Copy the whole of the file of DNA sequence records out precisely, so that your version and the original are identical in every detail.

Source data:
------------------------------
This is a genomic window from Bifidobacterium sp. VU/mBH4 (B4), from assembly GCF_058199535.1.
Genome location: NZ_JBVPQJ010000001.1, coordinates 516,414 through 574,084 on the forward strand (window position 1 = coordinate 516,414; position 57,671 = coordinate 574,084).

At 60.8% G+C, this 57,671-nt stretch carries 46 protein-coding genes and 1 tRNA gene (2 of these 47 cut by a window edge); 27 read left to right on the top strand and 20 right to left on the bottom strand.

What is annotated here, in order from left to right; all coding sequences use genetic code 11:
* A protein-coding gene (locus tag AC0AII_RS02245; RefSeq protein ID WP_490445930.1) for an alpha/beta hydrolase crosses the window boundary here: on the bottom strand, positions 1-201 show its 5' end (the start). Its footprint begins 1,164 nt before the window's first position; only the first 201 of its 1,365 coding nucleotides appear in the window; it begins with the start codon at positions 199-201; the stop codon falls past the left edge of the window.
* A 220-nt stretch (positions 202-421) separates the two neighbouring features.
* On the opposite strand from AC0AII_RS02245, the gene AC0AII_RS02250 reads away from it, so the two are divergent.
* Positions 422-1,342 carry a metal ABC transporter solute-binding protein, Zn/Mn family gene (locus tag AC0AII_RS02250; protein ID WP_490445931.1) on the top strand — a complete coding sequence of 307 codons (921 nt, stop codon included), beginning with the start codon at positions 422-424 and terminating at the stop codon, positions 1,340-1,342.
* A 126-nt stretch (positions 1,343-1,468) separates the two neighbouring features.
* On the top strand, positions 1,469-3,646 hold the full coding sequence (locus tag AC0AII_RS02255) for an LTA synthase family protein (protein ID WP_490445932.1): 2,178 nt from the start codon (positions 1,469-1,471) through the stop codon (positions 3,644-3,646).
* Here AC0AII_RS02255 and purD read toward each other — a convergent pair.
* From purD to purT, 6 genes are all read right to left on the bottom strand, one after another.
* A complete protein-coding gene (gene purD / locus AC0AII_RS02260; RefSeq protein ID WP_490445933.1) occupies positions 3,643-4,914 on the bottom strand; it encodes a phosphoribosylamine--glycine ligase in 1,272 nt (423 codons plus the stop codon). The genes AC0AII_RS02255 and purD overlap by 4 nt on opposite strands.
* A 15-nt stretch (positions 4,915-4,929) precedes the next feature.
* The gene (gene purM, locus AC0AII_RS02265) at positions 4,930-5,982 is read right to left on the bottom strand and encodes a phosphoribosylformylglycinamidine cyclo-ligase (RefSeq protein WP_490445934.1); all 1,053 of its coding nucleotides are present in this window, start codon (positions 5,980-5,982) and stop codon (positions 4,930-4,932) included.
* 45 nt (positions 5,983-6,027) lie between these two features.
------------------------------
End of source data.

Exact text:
This is a genomic window from Bifidobacterium sp. VU/mBH4 (B4), from assembly GCF_058199535.1.
Genome location: NZ_JBVPQJ010000001.1, coordinates 516,414 through 574,084 on the forward strand (window position 1 = coordinate 516,414; position 57,671 = coordinate 574,084).

At 60.8% G+C, this 57,671-nt stretch carries 46 protein-coding genes and 1 tRNA gene (2 of these 47 cut by a window edge); 27 read left to right on the top strand and 20 right to left on the bottom strand.

What is annotated here, in order from left to right; all coding sequences use genetic code 11:
* A protein-coding gene (locus tag AC0AII_RS02245; RefSeq protein ID WP_490445930.1) for an alpha/beta hydrolase crosses the window boundary here: on the bottom strand, positions 1-201 show its 5' end (the start). Its footprint begins 1,164 nt before the window's first position; only the first 201 of its 1,365 coding nucleotides appear in the window; it begins with the start codon at positions 199-201; the stop codon falls past the left edge of the window.
* A 220-nt stretch (positions 202-421) separates the two neighbouring features.
* On the opposite strand from AC0AII_RS02245, the gene AC0AII_RS02250 reads away from it, so the two are divergent.
* Positions 422-1,342 carry a metal ABC transporter solute-binding protein, Zn/Mn family gene (locus tag AC0AII_RS02250; protein ID WP_490445931.1) on the top strand — a complete coding sequence of 307 codons (921 nt, stop codon included), beginning with the start codon at positions 422-424 and terminating at the stop codon, positions 1,340-1,342.
* A 126-nt stretch (positions 1,343-1,468) separates the two neighbouring features.
* On the top strand, positions 1,469-3,646 hold the full coding sequence (locus tag AC0AII_RS02255) for an LTA synthase family protein (protein ID WP_490445932.1): 2,178 nt from the start codon (positions 1,469-1,471) through the stop codon (positions 3,644-3,646).
* Here AC0AII_RS02255 and purD read toward each other — a convergent pair.
* From purD to purT, 6 genes are all read right to left on the bottom strand, one after another.
* A complete protein-coding gene (gene purD / locus AC0AII_RS02260; RefSeq protein ID WP_490445933.1) occupies positions 3,643-4,914 on the bottom strand; it encodes a phosphoribosylamine--glycine ligase in 1,272 nt (423 codons plus the stop codon). The genes AC0AII_RS02255 and purD overlap by 4 nt on opposite strands.
* A 15-nt stretch (positions 4,915-4,929) precedes the next feature.
* The gene (gene purM, locus AC0AII_RS02265) at positions 4,930-5,982 is read right to left on the bottom strand and encodes a phosphoribosylformylglycinamidine cyclo-ligase (RefSeq protein WP_490445934.1); all 1,053 of its coding nucleotides are present in this window, start codon (positions 5,980-5,982) and stop codon (positions 4,930-4,932) included.
* 45 nt (positions 5,983-6,027) lie between these two features.